Another interesting discussion was on the topic of collaboration in practicing spaces like Adavu jamming. Both dancers were clearly excited about the idea. Initiatives like these help each other and open up one’s perspectives. Kshirja talked about her collaborative work in performing spaces, but said she had not participated in sessions like these and would love to.
One thing is clear; both Kshirja and Pritam are looking forward to opportunities to connect with fellow dancers, in understanding each other’s views, perspectives, sharing their passion, energy and learnings from dance with each other.
The conversation finally ended with both the young dancers wondering how this art form would be in a few decades from now! In a good, safe space, hopefully!
Kshirja Govind is a Singapore-based dancer and has been learning Bharatanatyam in the Kalakshetra style for over 12 years now. She is learning under Guru P. N. Vikas at Singapore Indian Fine Arts Society (SIFAS). She was awarded the Best Student and ‘Natyavisharad” on completion of her Dance Diploma at SIFAS in 2018. She is also learning at the Upadhye School of Dance and is a company dancer with Apsaras Arts.
A regular performer in Singapore for various productions, Kala Vaibhavam, SIFAS festivals, temples, etc, Kshirja also extensively performs abroad in India (Mumbai, Chennai, Bangalore) and around Asia. Her recent performances include solo Bharatanatyam performances at Sri Krishna Gana Sabha for this year’s Ilamayil Thirumai Series and at RK Swami Auditorium as part of Sri Parthasarathy Swami Sabha’s Margazhi Season. She has received many accolades including the Best Performer at Sri Parthasarathy Swami Sabha (119th Year-Dance Festival) in Feb 2019, Prize Winner at the Pravasi Bharatiya Divas 2018, Singapore and the Future Face title at the India International Dance Festival in Bhubaneswar, 2017.
Through her collaboration with the Singapore Symphony Orchestra, she has become the first Indian Classical Dancer to receive the honour of working with the SSO. She has been a part of a collaborative performance of Bharatanatyam and Chinese Hokkien Opera at the Chulalongkorn Asian Heritage Forum, Thailand.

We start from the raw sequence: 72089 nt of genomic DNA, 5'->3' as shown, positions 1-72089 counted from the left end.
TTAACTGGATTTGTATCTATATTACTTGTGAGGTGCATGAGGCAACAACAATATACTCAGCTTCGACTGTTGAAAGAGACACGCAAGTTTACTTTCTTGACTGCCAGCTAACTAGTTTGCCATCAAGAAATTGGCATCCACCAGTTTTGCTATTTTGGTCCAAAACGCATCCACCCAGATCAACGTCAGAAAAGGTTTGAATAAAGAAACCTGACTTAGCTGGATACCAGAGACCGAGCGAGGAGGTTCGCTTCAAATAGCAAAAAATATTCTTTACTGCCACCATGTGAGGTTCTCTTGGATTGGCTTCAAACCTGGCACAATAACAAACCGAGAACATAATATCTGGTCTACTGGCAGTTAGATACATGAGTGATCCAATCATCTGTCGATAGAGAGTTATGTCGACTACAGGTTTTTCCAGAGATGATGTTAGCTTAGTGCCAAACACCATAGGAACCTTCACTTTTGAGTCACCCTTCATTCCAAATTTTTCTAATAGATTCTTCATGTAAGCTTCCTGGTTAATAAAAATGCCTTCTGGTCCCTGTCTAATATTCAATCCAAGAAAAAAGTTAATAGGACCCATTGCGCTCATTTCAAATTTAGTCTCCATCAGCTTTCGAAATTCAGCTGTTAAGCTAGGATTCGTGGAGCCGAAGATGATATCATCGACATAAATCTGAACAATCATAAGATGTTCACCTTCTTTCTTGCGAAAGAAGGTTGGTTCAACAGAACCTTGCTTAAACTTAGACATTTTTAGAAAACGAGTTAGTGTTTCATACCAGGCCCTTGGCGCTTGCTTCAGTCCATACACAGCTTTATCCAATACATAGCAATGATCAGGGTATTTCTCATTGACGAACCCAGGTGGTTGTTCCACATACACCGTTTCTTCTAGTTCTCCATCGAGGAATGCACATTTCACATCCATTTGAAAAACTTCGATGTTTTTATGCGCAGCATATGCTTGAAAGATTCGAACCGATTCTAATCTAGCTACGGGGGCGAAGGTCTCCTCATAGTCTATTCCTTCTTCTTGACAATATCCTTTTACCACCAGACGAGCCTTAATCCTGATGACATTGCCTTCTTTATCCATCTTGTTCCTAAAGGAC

Pritam Das defines passion for dance through his immense dedication and effortless grace as a Bharatanatyam dancer. Having undergone his initial training under Smt. Jayita Ghosh and Sri Samrat Dutta, he is now under the advanced tutelage of Sangeet Natak Akademi awardee Smt. Rama Vaidyanathan. Pritam has performed both solo and group works as part of his teacher’s ensemble in several prestigious festivals including Spirit of Youth and HCL Concert Series by Music Academy, Uday Shankar Dance Festival, NCPA Mumbai’s Mudra Festival, Dhauli Kalinga Festival, Gudi Sambaraluu, Ustad Alauddin Khan Samaroh, Shivaargya Dance Festival and many more. He is an ‘A’ grade artist of the Doordarshan, an empanelled artist in Spic Macay, and was also awarded the National Scholarship from the Ministry of Culture, Govt. of India for the field of Bharatanatyam in 2015-16. He is the recipient of Gutty Vasu Memorial Prize from The Music Academy, Madras for being the Best Dancer in the 30th Spirit of Youth Music and Dance Festival. Undoubtedly recognized as a formidable talent in the field, Pritam is determined to scale greater heights and create meaningful art through his lifelong commitment to dance.